They are taking action against the seasonal drop in employment with a campaign to avoid “irregular” layoffs

Note published in El Economista, Empresas [Companies] Section by María del Pilar Martínez.
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The IMSS, the Infonavit and the STPS have jointly established contact with employers to exhort them to avoid the practice of terminating workers at the end of the year and hiring them back at the beginning of the following year; last year, the sector that canceled the most jobs in December was the construction sector, with over 121,000.

Van contra caída estacional de empleo con campaña para evitar despidos “irregulares”

The federal government started a campaign, through the Department of Labor and Social Welfare (STPS), the Mexican Social Security Institute (IMSS) and the National Worker’s Housing Fund Institute (Infonavit), to prevent the cancellation of job positions by employers in the month of December with the intention of rehiring them in January, under the reasoning that it is a practice that violates workers’ labor rights.

On average, 277,000 job positions have been canceled during the months of December of the last decade, although a record level of 382,210 layoffs was reached last year, a figure that represented 53% of the net number of net hirings from January to November of that year (724,287 positions). This percentage was higher by 17 percentage points when compared to the level of 2018, when 387,561 layoffs were recorded, after counting one million 39,471 hirings from January to November.

According to the federal authority, at least half of the workers laid off in December of last year were rehired at the beginning of 2020, “which gives an account of the bad practices that occur, with the sole objective of cutting off workers’ seniority.”

The government campaign, with the joint participation of the IMSS, the Infonavit and the STPS, includes calls to work centers of large employers, as well sending letters urging them to avoid canceling employment at the closure of December 2020, even though complicated weeks are expected due to the return to confinement measures caused by the rebound of the number of Covid-19 cases.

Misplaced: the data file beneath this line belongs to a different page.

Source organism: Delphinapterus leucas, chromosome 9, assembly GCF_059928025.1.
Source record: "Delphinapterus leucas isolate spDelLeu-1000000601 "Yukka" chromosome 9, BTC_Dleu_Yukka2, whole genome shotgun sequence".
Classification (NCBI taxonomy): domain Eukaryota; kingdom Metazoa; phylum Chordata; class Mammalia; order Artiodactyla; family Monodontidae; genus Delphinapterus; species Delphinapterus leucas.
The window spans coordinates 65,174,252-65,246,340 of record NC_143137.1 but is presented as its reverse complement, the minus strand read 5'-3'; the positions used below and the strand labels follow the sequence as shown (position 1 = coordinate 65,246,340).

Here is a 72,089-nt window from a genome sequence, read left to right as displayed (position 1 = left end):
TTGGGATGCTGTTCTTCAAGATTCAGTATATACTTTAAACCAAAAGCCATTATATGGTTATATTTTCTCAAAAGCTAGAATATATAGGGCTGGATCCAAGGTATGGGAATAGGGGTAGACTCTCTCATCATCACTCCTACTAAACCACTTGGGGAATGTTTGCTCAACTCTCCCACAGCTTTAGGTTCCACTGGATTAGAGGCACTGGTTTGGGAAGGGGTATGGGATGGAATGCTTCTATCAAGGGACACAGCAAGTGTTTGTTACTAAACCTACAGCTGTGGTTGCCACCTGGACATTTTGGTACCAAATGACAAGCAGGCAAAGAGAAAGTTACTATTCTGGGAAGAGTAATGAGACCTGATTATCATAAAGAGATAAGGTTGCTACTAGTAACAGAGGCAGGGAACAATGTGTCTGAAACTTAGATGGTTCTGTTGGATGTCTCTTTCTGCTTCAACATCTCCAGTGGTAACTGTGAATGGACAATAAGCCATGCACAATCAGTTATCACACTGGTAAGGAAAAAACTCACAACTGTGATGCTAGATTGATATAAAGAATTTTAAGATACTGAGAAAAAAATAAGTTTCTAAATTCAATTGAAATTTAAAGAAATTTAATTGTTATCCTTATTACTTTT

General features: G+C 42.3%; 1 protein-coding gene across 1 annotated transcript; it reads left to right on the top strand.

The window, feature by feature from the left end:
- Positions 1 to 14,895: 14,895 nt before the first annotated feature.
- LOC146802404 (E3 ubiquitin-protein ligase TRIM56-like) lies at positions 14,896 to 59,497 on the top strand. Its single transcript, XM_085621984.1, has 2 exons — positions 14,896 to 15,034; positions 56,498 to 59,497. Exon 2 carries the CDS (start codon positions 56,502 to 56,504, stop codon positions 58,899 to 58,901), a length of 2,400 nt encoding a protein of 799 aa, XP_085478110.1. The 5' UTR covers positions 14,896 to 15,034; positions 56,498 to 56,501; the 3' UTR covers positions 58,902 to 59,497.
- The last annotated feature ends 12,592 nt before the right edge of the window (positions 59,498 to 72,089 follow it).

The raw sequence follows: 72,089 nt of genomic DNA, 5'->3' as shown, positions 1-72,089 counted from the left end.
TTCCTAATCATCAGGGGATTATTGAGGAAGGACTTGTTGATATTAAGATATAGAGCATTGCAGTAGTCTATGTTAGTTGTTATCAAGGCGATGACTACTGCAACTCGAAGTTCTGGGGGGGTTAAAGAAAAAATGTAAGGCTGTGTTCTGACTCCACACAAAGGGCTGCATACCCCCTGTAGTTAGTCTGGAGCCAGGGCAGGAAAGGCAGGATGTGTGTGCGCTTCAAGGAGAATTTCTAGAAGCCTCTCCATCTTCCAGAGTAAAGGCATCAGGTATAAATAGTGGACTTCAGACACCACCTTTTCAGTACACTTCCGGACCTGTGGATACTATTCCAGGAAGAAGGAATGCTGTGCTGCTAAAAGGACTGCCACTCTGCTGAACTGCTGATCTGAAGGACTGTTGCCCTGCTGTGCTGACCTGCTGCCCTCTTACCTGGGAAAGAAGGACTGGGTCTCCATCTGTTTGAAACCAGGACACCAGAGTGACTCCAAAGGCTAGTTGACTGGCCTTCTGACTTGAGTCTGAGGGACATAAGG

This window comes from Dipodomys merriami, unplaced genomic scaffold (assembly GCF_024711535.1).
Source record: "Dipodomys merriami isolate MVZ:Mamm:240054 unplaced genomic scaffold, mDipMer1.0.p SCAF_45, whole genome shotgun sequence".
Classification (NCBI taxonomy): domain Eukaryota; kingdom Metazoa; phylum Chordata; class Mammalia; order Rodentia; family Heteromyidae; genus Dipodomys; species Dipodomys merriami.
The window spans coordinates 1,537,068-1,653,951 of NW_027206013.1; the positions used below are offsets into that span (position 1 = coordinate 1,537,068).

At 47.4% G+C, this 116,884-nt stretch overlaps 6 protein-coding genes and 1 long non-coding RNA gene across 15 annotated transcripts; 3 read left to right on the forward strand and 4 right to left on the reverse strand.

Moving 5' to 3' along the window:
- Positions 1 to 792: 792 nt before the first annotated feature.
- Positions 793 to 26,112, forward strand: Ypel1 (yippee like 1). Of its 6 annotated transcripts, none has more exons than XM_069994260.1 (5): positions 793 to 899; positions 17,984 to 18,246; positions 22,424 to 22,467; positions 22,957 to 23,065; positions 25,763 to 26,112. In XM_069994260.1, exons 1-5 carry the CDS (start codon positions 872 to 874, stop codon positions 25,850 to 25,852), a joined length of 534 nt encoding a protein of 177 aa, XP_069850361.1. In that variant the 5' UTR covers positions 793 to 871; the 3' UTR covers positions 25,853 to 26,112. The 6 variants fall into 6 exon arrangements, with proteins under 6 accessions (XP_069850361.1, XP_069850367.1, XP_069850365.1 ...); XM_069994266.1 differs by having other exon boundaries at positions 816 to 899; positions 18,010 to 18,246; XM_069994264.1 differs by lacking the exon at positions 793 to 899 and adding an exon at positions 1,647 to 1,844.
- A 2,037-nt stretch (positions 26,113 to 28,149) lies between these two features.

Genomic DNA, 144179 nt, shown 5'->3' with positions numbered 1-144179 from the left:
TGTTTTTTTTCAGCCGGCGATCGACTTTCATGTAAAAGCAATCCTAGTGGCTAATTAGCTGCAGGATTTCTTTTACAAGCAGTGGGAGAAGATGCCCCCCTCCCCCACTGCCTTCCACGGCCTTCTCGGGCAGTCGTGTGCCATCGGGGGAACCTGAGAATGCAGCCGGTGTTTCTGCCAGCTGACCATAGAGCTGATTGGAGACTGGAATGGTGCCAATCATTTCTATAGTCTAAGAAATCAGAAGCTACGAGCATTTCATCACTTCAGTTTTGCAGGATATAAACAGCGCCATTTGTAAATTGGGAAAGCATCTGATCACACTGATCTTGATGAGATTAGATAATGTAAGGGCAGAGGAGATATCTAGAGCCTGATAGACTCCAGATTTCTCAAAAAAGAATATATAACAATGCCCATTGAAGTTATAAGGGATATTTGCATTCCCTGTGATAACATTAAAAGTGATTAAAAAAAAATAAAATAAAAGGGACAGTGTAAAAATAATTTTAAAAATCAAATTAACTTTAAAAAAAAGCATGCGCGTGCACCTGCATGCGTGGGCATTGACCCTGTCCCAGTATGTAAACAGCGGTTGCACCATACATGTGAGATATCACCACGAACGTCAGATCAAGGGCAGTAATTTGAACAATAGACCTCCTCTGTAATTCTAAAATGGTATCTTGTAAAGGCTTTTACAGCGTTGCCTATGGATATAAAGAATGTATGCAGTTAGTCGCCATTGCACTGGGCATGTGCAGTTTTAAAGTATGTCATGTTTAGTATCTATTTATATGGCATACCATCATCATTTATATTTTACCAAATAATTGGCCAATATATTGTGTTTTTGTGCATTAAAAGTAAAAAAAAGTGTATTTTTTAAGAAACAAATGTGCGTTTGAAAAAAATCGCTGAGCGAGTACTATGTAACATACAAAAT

“The Mexican government has identified employers that are deregistering their workers from the IMSS and the Infonavit during the month of December; these same workers are historically rehired the following year. Unjustified deregistrations have a negative impact on the continuity of workers’ labor, social security and housing rights”, states a joint communication.

In this regard, they explained that out of the 382,210 job positions terminated between November and December 2019, 65% corresponded to workers registered as having permanent positions, despite the fact that an argument used by employers to justify the drop in employment is that the positions in question were temporary.

Terminations are not all due to outsourcing

According to human resources Firms that were consulted, the seasonal termination of workers registered at the IMSS is not an exclusive practice of companies that use labor subcontracting (outsourcing), as is commonly believed.

In 2019, the sector that had the most layoffs between November and December was construction – which practically does not use labor subcontracting – with 121,153 workers laid off due to temporary works. It was followed by the transformation industry sector (110,565 terminations), business and personal services (53,241 deregistrations), social and community services (53,241 deregistrations) and commerce (49,286 terminations).

Geographically, there were layoffs in 30 of the 32 federal entities of the country, with the largest numbers centering in the states of: Mexico City with 70,765; Nuevo León with 38,916, and the State of Mexico with a cancellation of 37,438 positions.

Labor authorities informed that “the STPS, the IMSS and the Infonavit sent letters to the employers that we identified that may have incurred in these practices, with the objective of having them review whether the way in which they manage their personnel is in accordance with the current regulatory framework and having them avoid taking actions that affect the rights of their workers through the illegal elusion of obligations in labor and social security matters.”.

Ricardo Martínez Rojas, labor specialist at the D&M Abogados Firm, said that even though the actions taken by the labor authorities are in line with the agreement signed by employers and unions in recent weeks to regularize labor subcontracting “it becomes a very complex matter, particularly when we are going back to a red traffic light status that implies confinement and reaching new agreements with the workers in order to be able to conserve job positions.”

The end of the year brings a complicated outlook for many employers; additionally, the federal authority made it clear that lack of compliance with labor and social security obligations will bring legal consequences that could put companies’ finances at risk and even lead employers to face criminal and administrative liabilities, said the lawyer.